The purpose of this hook is to assist in  populating  the  /dev  directory  of  the
              container  when  using  the  autodev  option  for  systemd  based  containers.  The
              container's /dev directory  is  relative  to  the  ${LXC_ROOTFS_MOUNT}  environment
              variable available when the hook is run.

       lxc.hook.start-host
              A  hook  to  be run in the host's namespace after the container has been setup, and
              immediately before starting the container init.

       lxc.hook.start
              A hook to be run in the container's  namespace  immediately  before  executing  the
              container's init. This requires the program to be available in the container.

       lxc.hook.stop
              A  hook  to  be  run  in  the  host's  namespace with references to the container's
              namespaces after the container has been shut down.  For  each  namespace  an  extra
              argument  is passed to the hook containing the namespace's type and a filename that
              can be used to obtain a file descriptor to the corresponding  namespace,  separated
              by  a colon. The type is the name as it would appear in the /proc/PID/ns directory.
              For  instance  for  the  mount  namespace   the   argument   usually   looks   like
              mnt:/proc/PID/fd/12.

       lxc.hook.post-stop
              A hook to be run in the host's namespace after the container has been shut down.

       lxc.hook.clone
              A  hook  to be run when the container is cloned to a new one.  See lxc-clone(1) for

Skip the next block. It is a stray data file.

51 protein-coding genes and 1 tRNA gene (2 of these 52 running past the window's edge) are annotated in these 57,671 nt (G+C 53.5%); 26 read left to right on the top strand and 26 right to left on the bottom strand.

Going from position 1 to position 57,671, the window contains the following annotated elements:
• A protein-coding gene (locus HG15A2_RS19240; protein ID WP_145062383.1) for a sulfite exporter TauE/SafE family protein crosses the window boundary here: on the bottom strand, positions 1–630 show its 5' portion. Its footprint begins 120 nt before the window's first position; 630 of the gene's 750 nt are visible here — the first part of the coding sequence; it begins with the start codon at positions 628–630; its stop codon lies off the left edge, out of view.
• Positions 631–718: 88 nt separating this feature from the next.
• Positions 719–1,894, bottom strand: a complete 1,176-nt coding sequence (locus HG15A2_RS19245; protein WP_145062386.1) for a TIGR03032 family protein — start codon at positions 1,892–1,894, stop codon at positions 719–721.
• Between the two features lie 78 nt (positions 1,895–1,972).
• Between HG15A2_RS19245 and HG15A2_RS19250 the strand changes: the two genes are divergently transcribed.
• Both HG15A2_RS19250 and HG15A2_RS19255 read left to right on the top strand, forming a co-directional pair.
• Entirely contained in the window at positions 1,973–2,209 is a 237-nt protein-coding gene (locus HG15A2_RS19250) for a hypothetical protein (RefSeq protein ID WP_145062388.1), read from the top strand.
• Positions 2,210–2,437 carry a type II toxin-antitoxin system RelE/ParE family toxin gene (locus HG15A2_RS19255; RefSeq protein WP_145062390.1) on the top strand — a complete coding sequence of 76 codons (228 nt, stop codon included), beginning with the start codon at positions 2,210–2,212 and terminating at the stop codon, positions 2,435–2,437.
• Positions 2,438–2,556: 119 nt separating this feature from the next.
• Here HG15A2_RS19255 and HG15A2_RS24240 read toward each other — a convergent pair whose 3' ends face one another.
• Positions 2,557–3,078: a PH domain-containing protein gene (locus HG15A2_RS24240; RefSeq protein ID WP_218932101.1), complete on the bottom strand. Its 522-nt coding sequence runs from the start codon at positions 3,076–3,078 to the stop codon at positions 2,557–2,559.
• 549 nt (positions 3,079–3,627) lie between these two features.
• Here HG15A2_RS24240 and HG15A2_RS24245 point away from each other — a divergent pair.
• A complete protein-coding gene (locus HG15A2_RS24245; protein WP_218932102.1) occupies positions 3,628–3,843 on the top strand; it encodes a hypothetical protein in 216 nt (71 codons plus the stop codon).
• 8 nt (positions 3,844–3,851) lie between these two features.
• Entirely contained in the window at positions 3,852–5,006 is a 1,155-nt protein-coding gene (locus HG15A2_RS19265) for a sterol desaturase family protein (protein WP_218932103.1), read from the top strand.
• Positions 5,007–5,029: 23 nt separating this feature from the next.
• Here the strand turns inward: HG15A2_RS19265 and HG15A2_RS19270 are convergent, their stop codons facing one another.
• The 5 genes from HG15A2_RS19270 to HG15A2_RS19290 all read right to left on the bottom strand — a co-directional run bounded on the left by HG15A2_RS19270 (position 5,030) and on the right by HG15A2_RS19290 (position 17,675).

more information.

       lxc.hook.destroy
              A hook to be run when the container is destroyed.

   CONTAINER HOOKS ENVIRONMENT VARIABLES
       A number of environment variables are made available  to  the  startup  hooks  to  provide
       configuration  information  and  assist in the functioning of the hooks. Not all variables
       are valid in all contexts. In particular, all paths are relative to the host  system  and,
       as such, not valid during the lxc.hook.start hook.

       LXC_NAME
              The  LXC  name  of  the  container.  Useful  for  logging  messages  in  common log
              environments. [-n]

       LXC_CONFIG_FILE
              Host relative path to the container configuration file. This gives the container to
              reference the original, top level, configuration file for the container in order to
              locate any additional configuration information not otherwise made available. [-f]

       LXC_CONSOLE
              The  path  to  the  console  output  of  the   container   if   not   NULL.    [-c]
              [lxc.console.path]

       LXC_CONSOLE_LOGPATH
              The path to the console log output of the container if not NULL.  [-L]

       LXC_ROOTFS_MOUNT
              The  mount  location  to  which the container is initially bound.  This will be the
              host relative path to the container rootfs for the container instance being started